Places with the most opportunity used to attract the most new residents, in a cycle of fast-growing cities and rising prosperity. But no more


The places that are booming in size aren’t the economic boomtowns — the regions with the greatest prosperity and highest productivity. In theory, we’d expect those metros, like the Bay Area, Boston and New York, to be rapidly expanding, as people move from regions with high unemployment and meager wages to those with high salaries and strong job markets. 

That we’re not seeing such a pattern suggests that something is fundamentally amiss. The magnets aren’t working.

The metro areas that offered the highest pay in 2000 have grown by some of the slowest rates since then, while people have flocked to lower-wage metros like Las Vegas, Phoenix and Charlotte, N.C. Similarly, the metros with the highest G.D.P. per capita are barely adding workers relative to much less productive areas.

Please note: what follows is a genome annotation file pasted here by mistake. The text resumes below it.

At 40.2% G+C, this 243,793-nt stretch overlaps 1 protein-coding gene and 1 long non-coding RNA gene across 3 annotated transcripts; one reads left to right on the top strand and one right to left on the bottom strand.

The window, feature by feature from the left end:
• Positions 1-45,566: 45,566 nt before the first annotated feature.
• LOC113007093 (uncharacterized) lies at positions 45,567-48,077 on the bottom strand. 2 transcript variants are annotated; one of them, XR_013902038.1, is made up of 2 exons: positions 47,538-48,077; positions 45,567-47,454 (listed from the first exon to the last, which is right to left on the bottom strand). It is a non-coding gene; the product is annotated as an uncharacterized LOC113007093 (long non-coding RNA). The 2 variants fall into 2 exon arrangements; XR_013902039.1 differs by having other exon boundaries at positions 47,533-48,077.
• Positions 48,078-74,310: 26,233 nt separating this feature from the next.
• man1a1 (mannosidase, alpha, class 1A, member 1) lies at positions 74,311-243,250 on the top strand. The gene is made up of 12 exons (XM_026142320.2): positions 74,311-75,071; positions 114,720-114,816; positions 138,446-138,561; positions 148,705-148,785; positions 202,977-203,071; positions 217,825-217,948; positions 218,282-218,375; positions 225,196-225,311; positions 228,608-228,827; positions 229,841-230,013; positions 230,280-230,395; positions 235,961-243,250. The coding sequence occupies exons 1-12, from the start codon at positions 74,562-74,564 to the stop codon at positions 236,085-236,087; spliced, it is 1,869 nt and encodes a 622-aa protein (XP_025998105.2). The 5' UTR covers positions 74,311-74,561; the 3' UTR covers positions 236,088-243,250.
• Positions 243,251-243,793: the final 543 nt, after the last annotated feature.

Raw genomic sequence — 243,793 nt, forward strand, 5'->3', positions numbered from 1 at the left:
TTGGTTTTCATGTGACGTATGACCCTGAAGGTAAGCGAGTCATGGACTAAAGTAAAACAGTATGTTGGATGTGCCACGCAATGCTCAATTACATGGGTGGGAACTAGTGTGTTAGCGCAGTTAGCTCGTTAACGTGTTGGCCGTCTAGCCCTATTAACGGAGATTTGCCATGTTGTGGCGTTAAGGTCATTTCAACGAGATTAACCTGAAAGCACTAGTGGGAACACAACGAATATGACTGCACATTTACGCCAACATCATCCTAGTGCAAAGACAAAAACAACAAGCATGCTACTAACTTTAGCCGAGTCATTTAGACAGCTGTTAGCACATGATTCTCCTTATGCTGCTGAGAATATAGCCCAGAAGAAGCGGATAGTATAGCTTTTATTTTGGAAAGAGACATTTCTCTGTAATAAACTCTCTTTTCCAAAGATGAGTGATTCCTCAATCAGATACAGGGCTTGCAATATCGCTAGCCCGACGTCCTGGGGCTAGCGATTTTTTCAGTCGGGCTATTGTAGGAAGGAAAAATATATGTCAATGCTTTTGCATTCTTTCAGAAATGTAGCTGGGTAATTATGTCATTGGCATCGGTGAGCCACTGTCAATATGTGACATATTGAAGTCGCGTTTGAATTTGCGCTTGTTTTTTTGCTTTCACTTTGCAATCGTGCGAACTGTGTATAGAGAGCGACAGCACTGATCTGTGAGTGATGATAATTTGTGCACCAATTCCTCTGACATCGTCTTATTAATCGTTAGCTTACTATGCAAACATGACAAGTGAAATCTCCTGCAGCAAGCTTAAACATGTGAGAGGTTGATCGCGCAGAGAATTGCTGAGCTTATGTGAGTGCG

The population growth that is occurring in these metro areas is fueled almost entirely by  immigration, as Ryan Avent points out in “The Gated City,” where he makes a similar argument to Mr. Schleicher. If we consider only domestic moves, about 900,000 more people have moved away from New York than to it since 2010. On net, about 47,000 have left both San Jose and Washington, D.C., while Boston has lost a net 36,000. 

If these places remain magnets for immigrants, the high cost of housing is now repelling current residents, in addition to keeping away more potential new ones. That should worry everyone, the Obama White House warned last year, as severe housing shortages in a handful of places worsen income inequality across the country and stifle the nation’s productivity. 

To think about it another way: If these highly productive metros would build enough housing, Mr. Schleicher believes that would do more to improve the prospects of American workers and buoy the nation’s economy than proposals like lowering corporate taxes contained in the tax bill the Senate passed last week.

“And it’s not even close,” Mr. Schleicher wrote in an email. “A policy that aimed at reducing barriers to locational choice would outperform anything in the tax reform bill.”